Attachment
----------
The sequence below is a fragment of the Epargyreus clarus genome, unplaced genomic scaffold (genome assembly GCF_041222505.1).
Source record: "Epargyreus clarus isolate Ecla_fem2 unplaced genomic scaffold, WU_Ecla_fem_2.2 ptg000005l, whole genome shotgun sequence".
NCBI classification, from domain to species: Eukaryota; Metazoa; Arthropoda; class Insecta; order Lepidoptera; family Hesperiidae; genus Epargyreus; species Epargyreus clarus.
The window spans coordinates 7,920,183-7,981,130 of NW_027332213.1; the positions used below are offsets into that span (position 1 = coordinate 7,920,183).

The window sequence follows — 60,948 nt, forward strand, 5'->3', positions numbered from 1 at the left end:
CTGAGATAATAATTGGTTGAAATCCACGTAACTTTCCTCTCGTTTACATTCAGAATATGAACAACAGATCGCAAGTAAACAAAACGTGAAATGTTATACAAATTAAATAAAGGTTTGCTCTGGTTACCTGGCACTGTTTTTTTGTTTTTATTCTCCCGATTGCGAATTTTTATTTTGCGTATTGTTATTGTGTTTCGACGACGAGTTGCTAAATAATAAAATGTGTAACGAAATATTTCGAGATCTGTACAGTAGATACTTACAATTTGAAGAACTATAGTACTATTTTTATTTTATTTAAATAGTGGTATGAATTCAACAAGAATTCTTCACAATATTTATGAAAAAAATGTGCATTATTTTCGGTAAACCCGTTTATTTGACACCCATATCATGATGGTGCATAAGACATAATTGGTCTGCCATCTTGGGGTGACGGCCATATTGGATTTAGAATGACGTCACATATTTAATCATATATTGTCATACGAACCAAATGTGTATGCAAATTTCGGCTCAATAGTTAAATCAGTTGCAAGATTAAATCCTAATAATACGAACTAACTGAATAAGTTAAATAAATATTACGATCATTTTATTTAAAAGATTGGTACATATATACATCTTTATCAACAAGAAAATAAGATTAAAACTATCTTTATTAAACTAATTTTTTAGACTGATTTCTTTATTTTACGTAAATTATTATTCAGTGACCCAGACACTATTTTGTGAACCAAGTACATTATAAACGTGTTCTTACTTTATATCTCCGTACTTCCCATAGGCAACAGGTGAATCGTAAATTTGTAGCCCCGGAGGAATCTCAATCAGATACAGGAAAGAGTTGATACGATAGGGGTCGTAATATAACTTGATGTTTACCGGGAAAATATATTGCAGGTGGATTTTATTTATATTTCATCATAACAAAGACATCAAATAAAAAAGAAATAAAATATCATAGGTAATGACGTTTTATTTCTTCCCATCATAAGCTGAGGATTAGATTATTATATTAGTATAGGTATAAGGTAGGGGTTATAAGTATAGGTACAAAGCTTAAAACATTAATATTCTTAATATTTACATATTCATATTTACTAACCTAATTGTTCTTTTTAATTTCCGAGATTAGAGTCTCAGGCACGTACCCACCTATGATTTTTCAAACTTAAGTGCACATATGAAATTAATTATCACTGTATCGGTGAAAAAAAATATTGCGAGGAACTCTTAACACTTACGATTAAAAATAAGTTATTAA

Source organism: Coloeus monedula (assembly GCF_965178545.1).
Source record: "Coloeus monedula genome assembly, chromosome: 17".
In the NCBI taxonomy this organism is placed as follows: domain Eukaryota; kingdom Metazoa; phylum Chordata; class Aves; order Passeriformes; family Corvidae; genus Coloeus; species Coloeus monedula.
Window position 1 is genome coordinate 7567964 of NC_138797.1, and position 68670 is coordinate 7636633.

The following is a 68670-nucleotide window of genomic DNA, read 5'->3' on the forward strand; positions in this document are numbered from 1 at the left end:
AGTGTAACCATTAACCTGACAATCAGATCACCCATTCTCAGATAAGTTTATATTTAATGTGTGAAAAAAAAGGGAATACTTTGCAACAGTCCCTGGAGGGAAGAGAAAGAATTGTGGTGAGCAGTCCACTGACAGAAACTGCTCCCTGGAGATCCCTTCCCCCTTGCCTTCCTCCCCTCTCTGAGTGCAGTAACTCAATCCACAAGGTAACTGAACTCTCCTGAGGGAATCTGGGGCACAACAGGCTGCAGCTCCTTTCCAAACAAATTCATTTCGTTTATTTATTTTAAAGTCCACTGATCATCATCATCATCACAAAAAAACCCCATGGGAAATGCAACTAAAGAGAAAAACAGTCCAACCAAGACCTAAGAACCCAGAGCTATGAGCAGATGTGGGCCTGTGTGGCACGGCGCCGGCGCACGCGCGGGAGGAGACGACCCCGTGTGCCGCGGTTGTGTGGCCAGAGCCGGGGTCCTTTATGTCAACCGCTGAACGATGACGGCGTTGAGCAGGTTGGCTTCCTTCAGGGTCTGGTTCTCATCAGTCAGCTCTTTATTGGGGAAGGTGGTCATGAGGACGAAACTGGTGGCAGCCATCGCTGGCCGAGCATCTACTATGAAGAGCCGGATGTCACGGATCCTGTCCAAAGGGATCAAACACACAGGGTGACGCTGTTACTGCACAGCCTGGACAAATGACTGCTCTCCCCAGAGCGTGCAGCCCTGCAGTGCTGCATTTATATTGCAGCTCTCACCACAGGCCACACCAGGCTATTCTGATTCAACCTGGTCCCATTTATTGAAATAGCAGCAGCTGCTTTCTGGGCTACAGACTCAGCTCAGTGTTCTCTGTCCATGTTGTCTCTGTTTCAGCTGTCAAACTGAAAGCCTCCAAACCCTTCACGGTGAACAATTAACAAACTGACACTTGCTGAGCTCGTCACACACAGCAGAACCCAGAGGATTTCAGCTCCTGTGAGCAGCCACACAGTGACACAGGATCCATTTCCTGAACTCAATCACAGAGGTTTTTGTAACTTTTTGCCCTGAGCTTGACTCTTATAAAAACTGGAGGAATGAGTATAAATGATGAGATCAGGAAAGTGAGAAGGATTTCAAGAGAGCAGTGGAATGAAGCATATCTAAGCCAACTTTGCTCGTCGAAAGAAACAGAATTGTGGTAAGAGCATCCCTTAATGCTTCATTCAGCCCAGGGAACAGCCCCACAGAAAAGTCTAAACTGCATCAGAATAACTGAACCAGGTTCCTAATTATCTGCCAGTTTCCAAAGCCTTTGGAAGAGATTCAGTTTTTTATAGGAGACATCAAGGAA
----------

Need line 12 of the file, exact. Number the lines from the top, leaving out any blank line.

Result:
AGTGTAACCATTAACCTGACAATCAGATCACCCATTCTCAGATAAGTTTATATTTAATGTGTGAAAAAAAAGGGAATACTTTGCAACAGTCCCTGGAGGGAAGAGAAAGAATTGTGGTGAGCAGTCCACTGACAGAAACTGCTCCCTGGAGATCCCTTCCCCCTTGCCTTCCTCCCCTCTCTGAGTGCAGTAACTCAATCCACAAGGTAACTGAACTCTCCTGAGGGAATCTGGGGCACAACAGGCTGCAGCTCCTTTCCAAACAAATTCATTTCGTTTATTTATTTTAAAGTCCACTGATCATCATCATCATCACAAAAAAACCCCATGGGAAATGCAACTAAAGAGAAAAACAGTCCAACCAAGACCTAAGAACCCAGAGCTATGAGCAGATGTGGGCCTGTGTGGCACGGCGCCGGCGCACGCGCGGGAGGAGACGACCCCGTGTGCCGCGGTTGTGTGGCCAGAGCCGGGGTCCTTTATGTCAACCGCTGAACGATGACGGCGTTGAGCAGGTTGGCTTCCTTCAGGGTCTGGTTCTCATCAGTCAGCTCTTTATTGGGGAAGGTGGTCATGAGGACGAAACTGGTGGCAGCCATCGCTGGCCGAGCATCTACTATGAAGAGCCGGATGTCACGGATCCTGTCCAAAGGGATCAAACACACAGGGTGACGCTGTTACTGCACAGCCTGGACAAATGACTGCTCTCCCCAGAGCGTGCAGCCCTGCAGTGCTGCATTTATATTGCAGCTCTCACCACAGGCCACACCAGGCTATTCTGATTCAACCTGGTCCCATTTATTGAAATAGCAGCAGCTGCTTTCTGGGCTACAGACTCAGCTCAGTGTTCTCTGTCCATGTTGTCTCTGTTTCAGCTGTCAAACTGAAAGCCTCCAAACCCTTCACGGTGAACAATTAACAAACTGACACTTGCTGAGCTCGTCACACACAGCAGAACCCAGAGGATTTCAGCTCCTGTGAGCAGCCACACAGTGACACAGGATCCATTTCCTGAACTCAATCACAGAGGTTTTTGTAACTTTTTGCCCTGAGCTTGACTCTTATAAAAACTGGAGGAATGAGTATAAATGATGAGATCAGGAAAGTGAGAAGGATTTCAAGAGAGCAGTGGAATGAAGCATATCTAAGCCAACTTTGCTCGTCGAAAGAAACAGAATTGTGGTAAGAGCATCCCTTAATGCTTCATTCAGCCCAGGGAACAGCCCCACAGAAAAGTCTAAACTGCATCAGAATAACTGAACCAGGTTCCTAATTATCTGCCAGTTTCCAAAGCCTTTGGAAGAGATTCAGTTTTTTATAGGAGACATCAAGGAA